There is discipline and accountability in Scouting but Scoutmasters are not disciplinarians.
We are volunteers in the game of Scouting and our job is to mentor and train youth to lead themselves.
When there is a question of accountability – a Scout who is not doing what he is expected to do – Scoutmasters can speak to them and encourage them to rise to the occasion. If they don’t it is not up to the Scoutmaster nor the troop to discipline or punish the Scout.
If it’s a behavioral problem he’s referred to his parents for discipline and punishment.
If a Scout is not performing his leadership duties his fellow Scouts will want to elect a new leader.
We don’t deal in negative reinforcement.
- We don’t hold the threat of punishment over Scouts, that’s not our job.
- We don’t withhold advancement to teach them a lesson.
- The Scout oath and law are our rules of conduct.
- We don’t deal in demerits and suspensions and probations.
Two tools are positive reinforcement and constructive discipline. We can inspire, encourage, inform, exhort and support our Scouts. It’s the right tool for the job, and it works every time for any boy who wants to be a Scout.
” Discipline is not gained by punishing a child for a bad habit, but by substituting a better occupation, that will absorb his attention, and gradually lead him to forget and abandon the old one.” – Baden-Powell
“If a boy is given sufficient positive reinforcement for appropriate behavior, positive behavior will usually continue.” – Scoutmaster’s Handbook
Here’s an excerpt from the Guide to Safe Scouting
Youth Member Behavior Guidelines
The Boy Scouts of America is a values-based youth development organization that helps young people learn positive attributes of character, citizenship, and personal fitness. The BSA has the expectation that all participants in the Scouting program will relate to each other in accord with the principles embodied in the Scout Oath and Scout Law.
One of the developmental tasks of childhood is to learn appropriate behavior. Children are not born with an innate sense of propriety and they need guidance and direction. The example set by positive adult role models is a powerful tool for shaping behavior and a tool that is stressed in Scouting.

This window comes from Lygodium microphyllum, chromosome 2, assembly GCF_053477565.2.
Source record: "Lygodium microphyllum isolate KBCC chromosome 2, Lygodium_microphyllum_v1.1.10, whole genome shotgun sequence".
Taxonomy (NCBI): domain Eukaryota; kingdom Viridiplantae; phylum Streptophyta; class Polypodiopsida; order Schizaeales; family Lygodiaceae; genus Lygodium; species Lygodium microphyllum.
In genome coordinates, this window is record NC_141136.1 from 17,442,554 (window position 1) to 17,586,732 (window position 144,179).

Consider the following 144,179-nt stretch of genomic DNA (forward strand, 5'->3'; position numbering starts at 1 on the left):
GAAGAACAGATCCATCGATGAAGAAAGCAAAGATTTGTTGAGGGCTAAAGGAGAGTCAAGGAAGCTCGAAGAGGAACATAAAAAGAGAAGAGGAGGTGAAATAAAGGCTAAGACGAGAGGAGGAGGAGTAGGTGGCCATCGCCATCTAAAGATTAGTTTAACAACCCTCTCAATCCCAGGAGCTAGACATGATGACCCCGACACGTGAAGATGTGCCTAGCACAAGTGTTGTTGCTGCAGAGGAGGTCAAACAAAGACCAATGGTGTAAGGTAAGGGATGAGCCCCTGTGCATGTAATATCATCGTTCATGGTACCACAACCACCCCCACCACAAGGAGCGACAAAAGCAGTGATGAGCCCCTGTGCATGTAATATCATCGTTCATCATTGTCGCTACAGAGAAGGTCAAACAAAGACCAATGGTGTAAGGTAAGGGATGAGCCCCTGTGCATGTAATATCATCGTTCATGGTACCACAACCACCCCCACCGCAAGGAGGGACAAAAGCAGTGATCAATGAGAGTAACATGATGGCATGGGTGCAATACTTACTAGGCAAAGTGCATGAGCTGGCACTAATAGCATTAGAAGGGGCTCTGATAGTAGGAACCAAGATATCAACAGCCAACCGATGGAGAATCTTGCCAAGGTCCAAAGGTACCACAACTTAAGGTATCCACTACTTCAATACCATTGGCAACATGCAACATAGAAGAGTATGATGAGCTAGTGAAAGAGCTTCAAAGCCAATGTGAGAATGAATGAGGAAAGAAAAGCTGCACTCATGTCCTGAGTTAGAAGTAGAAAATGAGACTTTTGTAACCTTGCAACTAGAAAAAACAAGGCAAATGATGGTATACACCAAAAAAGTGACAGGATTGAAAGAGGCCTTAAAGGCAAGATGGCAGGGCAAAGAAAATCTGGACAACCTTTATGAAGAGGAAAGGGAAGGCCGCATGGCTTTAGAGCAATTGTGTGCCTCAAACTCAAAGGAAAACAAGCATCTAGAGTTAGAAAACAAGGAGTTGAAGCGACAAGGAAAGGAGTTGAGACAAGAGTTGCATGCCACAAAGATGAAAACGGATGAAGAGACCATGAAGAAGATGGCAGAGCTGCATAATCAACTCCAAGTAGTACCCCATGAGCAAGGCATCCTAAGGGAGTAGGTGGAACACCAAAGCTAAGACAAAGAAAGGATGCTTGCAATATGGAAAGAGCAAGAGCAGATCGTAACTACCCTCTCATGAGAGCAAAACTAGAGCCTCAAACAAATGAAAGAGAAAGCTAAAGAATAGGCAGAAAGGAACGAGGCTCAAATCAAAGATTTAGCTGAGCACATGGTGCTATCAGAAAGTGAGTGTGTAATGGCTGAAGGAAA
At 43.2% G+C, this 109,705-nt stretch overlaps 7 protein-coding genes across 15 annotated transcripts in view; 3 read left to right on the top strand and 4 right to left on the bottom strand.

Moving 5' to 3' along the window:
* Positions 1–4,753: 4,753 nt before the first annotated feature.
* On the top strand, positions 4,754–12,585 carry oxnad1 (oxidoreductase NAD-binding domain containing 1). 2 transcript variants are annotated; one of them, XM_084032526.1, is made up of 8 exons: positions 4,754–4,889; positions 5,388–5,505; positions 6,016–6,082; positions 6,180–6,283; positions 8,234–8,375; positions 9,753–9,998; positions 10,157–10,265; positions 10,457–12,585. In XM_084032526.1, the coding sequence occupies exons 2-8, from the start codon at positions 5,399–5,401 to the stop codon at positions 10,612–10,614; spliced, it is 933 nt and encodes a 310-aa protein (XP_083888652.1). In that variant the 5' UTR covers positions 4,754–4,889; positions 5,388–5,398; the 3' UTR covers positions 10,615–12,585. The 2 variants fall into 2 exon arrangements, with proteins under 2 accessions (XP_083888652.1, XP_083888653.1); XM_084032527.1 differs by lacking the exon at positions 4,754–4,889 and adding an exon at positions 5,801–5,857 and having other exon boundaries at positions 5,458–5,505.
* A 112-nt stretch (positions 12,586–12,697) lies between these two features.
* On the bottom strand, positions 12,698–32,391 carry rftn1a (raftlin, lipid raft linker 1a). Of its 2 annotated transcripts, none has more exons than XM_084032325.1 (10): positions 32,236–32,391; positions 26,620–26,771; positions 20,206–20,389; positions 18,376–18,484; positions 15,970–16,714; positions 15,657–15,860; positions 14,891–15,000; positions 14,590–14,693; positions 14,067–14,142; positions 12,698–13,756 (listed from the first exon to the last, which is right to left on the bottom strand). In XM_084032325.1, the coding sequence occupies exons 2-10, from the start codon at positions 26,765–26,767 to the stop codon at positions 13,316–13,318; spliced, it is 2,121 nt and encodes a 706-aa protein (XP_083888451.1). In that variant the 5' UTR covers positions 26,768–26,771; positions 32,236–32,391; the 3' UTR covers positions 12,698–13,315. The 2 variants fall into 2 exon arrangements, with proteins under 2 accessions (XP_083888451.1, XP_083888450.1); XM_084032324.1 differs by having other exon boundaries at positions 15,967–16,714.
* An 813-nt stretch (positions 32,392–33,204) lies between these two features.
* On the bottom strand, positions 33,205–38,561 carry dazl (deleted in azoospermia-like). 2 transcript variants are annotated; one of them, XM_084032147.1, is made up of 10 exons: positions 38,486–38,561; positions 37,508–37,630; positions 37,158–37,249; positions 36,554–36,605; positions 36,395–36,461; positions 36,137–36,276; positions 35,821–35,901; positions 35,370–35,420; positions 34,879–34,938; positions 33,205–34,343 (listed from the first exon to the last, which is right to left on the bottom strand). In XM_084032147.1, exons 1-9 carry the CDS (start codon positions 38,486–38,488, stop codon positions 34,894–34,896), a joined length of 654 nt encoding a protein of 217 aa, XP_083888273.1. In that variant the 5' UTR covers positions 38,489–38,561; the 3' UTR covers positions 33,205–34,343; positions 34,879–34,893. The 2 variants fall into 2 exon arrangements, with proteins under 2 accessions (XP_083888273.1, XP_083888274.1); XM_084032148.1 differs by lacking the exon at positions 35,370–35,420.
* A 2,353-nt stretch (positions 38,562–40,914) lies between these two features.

Misbehavior by a single youth member in a Scouting unit may constitute a threat to the safety of the individual who misbehaves as well as to the safety of other unit members. Such misbehavior constitutes an unreasonable burden on a Scout unit and cannot be ignored.
All members of the Boy Scouts of America are expected to conduct themselves in accordance with the principles set forth in the Scout Oath and Scout Law. Physical violence, hazing, bullying, theft, verbal insults, and drugs and alcohol have no place in the Scouting program and may result in the revocation of a Scout’s membership in the unit.
If confronted by threats of violence or other forms of bullying from other youth members, Scouts should seek help from their unit leaders or parents.
Adult leaders of Scouting units are responsible for monitoring the behavior of youth members and interceding when necessary. Parents of youth members who misbehave should be informed and asked for assistance.
The BSA does not permit the use of corporal punishment by unit leaders when disciplining youth members.
The unit committee should review repetitive or serious incidents of misbehavior in consultation with the parents of the child to determine a course of corrective action including possible revocation of the youth’s membership in the unit.
If problem behavior persists, units may revoke a Scout’s membership in that unit. When a unit revokes a Scout’s membership, it should promptly notify the council of the action.